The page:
Inflation is the loss of purchasing power of a currency, and poses a significant risk to the ability to keep up with the cost of goods and services over time. The effect it has on investors’ portfolios is also important. The real rate of return represents the return after the impact of inflation. If your salary goes up 2per cent and your portfolio has a 7per cent return, but inflation is 8 per cent, your salary and portfolio will lose 6 per cent and 1per cent of their purchasing power, respectively.
Consumers and investors need to take inflation into consideration, and may want to hedge against inflation. Investors have a number of ways they can hedge the exposure of their investments to inflation, including having a diversified portfolio, choosing different types of assets, and finding higher yielding investments. This article will discuss the types of inflation and strategies for hedging against it.
When people say their dollar does not stretch as far as it used to, they are talking about the effects of inflation on their earnings or wealth. Inflation reduces the purchasing power of their money, so each person prefers their earnings and investments to outpace inflation so they are able to afford more things, even if their prices rise.
Each nation has its own inflation rate, which is a function of its overall economy as well as the impact that its fiscal and monetary policies have on its economy. Inflation can also impact specific areas of an economy, such as the cost of gas or food. There are three types of Inflation that impact an economy: demand-pull inflation, cost-push inflation, and built-in inflation.
The common expression that inflation is too many dollars chasing too many goods is what is referred to as demand-pull inflation. This type of inflation, which results in higher prices for goods and services, is the result of an increase in demand and/or shortages of desired products. Demand-pull inflation impacts consumers through higher prices, and is often associated with easier monetary policy that causes an excess of dollars in the economy, which increases demand for goods.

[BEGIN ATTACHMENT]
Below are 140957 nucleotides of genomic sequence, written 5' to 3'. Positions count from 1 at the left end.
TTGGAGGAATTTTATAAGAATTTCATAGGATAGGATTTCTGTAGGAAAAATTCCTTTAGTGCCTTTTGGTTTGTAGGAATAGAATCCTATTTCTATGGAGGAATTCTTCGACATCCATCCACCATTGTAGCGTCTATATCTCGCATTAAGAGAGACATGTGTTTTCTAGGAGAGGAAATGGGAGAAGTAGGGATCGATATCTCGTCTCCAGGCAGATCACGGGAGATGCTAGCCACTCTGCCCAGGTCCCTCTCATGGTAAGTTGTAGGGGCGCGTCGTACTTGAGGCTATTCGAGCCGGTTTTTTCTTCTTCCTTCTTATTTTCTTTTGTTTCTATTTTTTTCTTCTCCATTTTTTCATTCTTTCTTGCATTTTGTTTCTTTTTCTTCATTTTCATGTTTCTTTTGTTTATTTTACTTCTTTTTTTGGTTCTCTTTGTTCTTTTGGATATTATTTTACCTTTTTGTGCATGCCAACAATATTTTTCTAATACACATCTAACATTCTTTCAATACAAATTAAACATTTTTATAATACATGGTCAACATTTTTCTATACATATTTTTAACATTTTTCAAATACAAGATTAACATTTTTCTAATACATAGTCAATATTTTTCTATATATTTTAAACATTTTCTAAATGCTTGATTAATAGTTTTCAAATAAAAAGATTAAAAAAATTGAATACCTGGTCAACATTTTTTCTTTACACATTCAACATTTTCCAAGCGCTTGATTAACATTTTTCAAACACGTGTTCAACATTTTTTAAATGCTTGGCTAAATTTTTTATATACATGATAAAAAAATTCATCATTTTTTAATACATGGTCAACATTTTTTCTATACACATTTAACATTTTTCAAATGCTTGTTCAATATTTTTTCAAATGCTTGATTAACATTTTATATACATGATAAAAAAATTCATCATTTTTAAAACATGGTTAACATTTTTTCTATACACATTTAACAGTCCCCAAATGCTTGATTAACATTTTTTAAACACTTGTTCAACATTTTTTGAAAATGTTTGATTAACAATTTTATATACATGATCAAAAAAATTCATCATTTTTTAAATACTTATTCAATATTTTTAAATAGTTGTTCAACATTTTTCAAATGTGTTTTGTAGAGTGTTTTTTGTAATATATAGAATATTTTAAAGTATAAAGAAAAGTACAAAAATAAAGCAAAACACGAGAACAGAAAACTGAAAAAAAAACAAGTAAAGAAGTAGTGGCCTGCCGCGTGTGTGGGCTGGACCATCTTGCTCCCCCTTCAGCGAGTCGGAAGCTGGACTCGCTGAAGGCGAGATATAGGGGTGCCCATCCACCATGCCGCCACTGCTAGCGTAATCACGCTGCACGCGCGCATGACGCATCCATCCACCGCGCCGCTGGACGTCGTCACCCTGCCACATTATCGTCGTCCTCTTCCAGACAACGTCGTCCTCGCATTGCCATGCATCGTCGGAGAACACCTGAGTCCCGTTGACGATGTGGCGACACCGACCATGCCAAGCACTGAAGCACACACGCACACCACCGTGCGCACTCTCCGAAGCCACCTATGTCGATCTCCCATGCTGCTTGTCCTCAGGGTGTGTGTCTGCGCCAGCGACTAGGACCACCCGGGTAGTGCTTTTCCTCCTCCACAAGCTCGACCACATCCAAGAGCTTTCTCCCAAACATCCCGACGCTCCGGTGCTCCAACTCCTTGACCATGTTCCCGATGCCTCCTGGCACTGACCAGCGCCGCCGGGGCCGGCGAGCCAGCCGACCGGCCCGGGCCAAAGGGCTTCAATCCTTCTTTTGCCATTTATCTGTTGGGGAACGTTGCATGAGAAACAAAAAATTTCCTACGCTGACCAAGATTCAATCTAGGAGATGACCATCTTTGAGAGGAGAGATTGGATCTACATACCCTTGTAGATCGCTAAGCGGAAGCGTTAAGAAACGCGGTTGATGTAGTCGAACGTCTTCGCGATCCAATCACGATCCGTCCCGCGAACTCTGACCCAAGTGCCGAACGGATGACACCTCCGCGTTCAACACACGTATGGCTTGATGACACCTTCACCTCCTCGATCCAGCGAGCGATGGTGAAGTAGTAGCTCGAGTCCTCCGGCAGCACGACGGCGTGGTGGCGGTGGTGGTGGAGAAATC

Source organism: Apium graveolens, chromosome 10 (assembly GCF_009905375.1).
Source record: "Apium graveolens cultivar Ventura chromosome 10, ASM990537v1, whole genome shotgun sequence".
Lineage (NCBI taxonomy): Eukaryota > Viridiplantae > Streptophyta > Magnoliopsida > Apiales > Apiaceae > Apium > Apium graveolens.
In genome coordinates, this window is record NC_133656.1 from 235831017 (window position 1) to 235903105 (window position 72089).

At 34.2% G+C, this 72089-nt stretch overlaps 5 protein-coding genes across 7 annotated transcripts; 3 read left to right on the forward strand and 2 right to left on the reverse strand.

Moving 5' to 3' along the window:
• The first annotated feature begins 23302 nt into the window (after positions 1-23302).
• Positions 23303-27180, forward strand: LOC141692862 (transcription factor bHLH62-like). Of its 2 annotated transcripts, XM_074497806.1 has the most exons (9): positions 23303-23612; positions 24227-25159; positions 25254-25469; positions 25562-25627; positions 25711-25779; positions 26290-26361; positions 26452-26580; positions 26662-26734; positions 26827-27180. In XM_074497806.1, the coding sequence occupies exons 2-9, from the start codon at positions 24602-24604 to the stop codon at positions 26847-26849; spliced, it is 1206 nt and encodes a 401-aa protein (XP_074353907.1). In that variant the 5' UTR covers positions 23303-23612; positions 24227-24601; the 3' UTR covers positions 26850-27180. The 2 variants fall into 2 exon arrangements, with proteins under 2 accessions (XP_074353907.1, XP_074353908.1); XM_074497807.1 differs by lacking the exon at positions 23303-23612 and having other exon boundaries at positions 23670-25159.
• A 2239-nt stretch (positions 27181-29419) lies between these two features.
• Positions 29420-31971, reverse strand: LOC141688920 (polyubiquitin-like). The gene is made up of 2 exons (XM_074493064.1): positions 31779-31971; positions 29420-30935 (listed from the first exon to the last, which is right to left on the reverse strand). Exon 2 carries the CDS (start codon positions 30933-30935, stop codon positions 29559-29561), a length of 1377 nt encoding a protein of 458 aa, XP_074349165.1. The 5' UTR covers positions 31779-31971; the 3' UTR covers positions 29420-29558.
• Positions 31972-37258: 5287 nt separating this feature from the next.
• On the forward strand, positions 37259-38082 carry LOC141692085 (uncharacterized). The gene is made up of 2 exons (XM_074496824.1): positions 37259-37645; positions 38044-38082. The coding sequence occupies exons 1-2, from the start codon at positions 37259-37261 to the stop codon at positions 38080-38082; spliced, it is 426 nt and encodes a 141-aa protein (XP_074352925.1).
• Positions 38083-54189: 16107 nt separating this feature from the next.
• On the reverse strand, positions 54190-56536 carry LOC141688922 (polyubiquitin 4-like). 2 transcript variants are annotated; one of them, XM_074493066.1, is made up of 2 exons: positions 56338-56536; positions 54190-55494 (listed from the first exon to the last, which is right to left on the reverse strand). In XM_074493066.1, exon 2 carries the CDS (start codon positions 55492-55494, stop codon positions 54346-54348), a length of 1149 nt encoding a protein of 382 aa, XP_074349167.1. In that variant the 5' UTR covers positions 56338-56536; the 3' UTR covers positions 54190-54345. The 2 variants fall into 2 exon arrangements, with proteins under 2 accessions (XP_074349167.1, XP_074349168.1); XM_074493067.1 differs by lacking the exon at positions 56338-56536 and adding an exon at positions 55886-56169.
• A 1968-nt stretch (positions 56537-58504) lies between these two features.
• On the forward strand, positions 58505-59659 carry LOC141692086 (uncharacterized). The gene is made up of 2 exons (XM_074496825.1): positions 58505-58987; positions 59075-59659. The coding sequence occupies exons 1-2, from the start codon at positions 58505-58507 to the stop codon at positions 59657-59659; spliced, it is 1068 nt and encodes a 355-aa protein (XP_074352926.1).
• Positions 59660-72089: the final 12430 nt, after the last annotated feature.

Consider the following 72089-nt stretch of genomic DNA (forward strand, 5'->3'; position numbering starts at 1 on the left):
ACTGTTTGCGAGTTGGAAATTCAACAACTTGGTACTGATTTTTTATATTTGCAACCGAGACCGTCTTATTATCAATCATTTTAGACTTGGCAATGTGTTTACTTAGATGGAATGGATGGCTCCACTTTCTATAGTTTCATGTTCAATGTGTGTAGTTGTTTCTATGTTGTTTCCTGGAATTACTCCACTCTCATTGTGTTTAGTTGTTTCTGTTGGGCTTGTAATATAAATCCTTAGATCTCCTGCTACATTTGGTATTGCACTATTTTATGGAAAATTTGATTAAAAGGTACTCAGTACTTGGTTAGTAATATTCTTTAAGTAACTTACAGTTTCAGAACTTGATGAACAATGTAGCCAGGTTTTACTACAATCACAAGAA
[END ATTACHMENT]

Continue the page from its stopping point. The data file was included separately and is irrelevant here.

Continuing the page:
Cost-push inflation is a rise in the price of products due to producers passing on increased wage and raw materials prices. Also known as wage-push inflation, cost-push inflation results from the general rise in prices due to inflation. Higher prices from wages, which workers demand to keep up with inflation, and materials, which go into the production of goods, often result in a lowering supply of goods. This shifts the supply and demand equation for the product that results in higher prices for products and services.
Built-in inflation is the expected level of inflation in an economy, and is based on past levels of both cost-push and demand-pull inflation, as well as the overall business cycle. Built-in inflation drives economic expectations and planning in an economy.